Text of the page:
Name
Professional Engineers and Pre-Start Health and Safety Reviews in Ontario Manufacturing
Date & Time
Thursday, November 3, 2022, 2:20 PM - 3:20 PM
Renee Frigault, P. Eng. Jim VanKessel, P. Eng.
Description

Pre-start Health and Safety Review (PSR) legislation has been in effect for over 20 years in Ontario factories and in most cases these reviews must be completed by a Professional Engineer.  Over this period these reviews have improved safety levels for some of the most hazardous conditions in the workplace. Statistics show that there has been a significant reduction in the number of workplace accidents since the implementation of the PSR legislation and had a positive effect on improving overall factory workplace safety.  Presentation topics will include: -history of PSR -recent changes to PSR legislation and the new PEO guideline for Engineers Providing PSR -current applications of PSR -how PSR knowledge and expertise can be applied to hazards in non PSR legislated workplaces Jim VanKessel and Renee Frigault have worked with the Pre-start Health and Safety Review legislation since its inception and provide machine guarding (Circumstance 2) Pre-start Health and Safety Reviews. Many of our clients, including those that don't fall under PSR legislation see value in having an engineering specialist conduct PSRs and PSR type reviews because we are able to stay up to date on the most recent standards and changes in safeguarding technology applications. In our experience, we have found that manufacturers of equipment, maintenance personnel, as well as staff engineers simply do not have time to achieve the required specialized knowledge to fully understand potentially hazardous systems and therefore may rely on a subjective sense of what is safe. In examples such as machine safeguarding, it is common for technical staff to not even realize that there are design standards and guidelines. The PSR legislation ensures that these potentially hazardous systems are reviewed by engineers who have a full understanding of the applicable safety standards and how to evaluate compliance.  Machine safeguarding standards are revised on a five-year cycle with continuous improvements constantly being updated to reflect new technology as it evolves making it hard for engineers designing machinery, to keep up to date on the standards information.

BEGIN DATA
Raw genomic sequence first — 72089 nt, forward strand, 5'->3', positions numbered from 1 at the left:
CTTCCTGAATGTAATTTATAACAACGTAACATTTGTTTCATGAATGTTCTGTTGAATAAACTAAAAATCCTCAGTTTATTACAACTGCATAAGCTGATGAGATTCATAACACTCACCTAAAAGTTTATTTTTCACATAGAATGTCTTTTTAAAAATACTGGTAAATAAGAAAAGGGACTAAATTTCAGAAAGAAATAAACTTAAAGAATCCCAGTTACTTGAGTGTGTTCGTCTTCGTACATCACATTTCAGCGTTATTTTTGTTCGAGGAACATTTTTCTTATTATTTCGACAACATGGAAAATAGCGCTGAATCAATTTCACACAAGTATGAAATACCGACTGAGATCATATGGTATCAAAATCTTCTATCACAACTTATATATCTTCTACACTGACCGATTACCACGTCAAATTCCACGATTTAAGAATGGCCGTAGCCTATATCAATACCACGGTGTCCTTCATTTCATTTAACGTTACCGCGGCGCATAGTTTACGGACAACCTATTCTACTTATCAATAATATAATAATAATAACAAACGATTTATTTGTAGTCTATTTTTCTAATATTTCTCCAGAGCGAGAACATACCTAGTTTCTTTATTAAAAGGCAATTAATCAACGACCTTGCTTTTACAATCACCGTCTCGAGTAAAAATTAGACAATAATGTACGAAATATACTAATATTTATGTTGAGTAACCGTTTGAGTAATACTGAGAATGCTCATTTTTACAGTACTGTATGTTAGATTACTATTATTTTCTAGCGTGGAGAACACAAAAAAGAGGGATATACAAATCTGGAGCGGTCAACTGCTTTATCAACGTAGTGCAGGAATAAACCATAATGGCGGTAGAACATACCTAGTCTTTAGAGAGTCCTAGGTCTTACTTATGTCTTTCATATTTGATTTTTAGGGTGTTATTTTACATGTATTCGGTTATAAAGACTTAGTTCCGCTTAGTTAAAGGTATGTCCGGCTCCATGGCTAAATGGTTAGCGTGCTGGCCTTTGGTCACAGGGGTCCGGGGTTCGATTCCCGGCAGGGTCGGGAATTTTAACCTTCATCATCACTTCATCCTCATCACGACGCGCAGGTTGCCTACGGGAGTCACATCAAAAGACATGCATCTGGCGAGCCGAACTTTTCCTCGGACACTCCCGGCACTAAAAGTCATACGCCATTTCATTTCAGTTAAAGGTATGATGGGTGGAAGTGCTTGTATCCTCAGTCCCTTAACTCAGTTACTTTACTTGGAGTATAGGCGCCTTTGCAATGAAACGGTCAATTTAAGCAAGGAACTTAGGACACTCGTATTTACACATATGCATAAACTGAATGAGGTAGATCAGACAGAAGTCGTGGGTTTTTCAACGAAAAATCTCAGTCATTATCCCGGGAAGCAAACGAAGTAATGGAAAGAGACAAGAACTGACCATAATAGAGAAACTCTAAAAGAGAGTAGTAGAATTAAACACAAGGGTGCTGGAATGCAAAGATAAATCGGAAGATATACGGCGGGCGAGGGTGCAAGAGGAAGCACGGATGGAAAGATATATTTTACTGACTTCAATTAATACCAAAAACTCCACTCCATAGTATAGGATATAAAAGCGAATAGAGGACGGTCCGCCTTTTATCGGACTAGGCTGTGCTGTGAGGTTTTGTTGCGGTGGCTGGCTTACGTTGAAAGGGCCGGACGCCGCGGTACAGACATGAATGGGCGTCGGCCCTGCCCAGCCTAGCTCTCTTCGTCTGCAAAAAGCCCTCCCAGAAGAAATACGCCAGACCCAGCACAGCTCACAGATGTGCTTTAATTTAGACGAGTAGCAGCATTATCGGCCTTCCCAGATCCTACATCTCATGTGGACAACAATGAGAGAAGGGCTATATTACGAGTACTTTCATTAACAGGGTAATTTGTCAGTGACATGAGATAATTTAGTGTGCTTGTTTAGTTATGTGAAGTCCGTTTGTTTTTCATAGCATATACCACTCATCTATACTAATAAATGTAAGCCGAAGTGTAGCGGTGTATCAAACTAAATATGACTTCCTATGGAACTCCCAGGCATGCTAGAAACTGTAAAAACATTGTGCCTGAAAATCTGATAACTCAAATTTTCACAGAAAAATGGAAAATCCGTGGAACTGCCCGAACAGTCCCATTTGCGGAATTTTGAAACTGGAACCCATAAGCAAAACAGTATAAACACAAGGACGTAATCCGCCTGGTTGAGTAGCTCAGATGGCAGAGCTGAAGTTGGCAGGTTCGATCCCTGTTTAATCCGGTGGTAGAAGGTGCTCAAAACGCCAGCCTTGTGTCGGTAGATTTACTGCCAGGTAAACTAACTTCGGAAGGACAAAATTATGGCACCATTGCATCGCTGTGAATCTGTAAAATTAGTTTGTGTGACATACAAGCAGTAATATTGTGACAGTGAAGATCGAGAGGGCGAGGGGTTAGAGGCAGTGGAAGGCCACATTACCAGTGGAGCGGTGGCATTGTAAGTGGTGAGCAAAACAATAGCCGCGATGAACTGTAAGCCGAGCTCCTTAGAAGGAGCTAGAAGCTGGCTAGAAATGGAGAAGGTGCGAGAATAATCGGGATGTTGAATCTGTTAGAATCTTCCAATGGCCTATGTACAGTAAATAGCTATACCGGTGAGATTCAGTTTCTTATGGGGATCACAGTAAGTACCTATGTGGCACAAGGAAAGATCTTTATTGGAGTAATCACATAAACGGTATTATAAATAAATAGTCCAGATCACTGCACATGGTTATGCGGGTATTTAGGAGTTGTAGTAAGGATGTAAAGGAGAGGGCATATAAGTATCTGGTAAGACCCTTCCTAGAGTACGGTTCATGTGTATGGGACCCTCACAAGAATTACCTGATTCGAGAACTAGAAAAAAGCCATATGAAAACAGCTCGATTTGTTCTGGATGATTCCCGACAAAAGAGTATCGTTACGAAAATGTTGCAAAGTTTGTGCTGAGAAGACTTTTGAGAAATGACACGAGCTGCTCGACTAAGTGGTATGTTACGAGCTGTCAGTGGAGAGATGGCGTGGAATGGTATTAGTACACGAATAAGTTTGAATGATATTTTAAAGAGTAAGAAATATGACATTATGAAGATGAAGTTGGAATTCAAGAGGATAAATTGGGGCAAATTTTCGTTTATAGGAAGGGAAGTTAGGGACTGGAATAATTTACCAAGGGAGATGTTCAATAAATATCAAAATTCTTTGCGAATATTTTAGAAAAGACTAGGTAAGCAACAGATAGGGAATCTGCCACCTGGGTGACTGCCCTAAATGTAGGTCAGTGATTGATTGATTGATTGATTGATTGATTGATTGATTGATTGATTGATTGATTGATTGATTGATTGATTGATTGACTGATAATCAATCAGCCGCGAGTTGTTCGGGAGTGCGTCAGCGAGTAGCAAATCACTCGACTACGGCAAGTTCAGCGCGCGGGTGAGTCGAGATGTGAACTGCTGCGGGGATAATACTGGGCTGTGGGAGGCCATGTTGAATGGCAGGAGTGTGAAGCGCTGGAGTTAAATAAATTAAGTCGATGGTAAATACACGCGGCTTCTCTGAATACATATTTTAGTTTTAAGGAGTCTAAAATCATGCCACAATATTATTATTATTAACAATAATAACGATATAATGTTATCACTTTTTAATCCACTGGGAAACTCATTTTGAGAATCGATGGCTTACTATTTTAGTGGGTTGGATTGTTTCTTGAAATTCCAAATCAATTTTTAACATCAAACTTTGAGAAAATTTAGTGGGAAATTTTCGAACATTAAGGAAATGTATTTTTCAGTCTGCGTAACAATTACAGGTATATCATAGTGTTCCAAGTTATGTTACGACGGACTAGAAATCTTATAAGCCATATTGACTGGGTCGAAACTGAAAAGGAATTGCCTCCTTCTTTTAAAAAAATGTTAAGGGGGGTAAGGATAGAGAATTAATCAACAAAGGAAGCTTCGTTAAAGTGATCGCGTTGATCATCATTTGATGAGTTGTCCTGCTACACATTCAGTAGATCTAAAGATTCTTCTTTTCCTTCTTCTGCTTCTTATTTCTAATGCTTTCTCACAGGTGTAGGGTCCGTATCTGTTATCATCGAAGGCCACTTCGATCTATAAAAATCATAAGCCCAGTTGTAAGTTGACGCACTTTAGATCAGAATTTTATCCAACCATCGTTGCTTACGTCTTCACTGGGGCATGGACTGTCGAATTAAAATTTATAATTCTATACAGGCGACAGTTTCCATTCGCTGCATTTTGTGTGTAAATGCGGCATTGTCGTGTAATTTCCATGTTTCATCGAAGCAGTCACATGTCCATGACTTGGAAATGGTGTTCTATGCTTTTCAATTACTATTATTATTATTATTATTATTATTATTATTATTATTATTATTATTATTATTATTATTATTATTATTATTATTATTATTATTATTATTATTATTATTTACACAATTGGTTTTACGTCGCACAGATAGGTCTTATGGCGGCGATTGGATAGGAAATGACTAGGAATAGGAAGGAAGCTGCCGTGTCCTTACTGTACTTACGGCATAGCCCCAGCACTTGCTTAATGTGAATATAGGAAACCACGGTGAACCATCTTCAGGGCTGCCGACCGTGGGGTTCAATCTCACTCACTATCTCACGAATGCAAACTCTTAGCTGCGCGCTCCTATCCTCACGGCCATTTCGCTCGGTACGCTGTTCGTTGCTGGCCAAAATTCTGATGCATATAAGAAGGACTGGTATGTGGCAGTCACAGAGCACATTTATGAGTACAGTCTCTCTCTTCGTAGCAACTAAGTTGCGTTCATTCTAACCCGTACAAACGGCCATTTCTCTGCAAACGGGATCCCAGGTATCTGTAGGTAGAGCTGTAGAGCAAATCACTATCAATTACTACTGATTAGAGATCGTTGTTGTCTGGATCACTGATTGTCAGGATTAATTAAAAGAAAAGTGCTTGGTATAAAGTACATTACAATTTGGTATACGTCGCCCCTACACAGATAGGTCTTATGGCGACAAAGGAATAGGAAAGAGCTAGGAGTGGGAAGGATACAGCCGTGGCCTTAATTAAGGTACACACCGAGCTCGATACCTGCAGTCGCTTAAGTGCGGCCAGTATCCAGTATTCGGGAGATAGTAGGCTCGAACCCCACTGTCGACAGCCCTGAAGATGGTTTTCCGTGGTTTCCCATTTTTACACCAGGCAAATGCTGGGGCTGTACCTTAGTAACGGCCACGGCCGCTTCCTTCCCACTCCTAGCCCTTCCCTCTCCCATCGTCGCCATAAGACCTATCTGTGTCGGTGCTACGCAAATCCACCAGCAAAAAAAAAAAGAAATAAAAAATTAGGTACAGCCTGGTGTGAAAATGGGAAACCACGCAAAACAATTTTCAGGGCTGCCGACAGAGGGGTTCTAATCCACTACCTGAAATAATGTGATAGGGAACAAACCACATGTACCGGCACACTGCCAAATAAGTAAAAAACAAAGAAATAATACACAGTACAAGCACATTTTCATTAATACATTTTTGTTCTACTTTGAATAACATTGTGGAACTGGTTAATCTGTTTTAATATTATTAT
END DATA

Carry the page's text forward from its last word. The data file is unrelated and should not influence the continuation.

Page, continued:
Session Type
Engineering Solutions to the Climate Crisis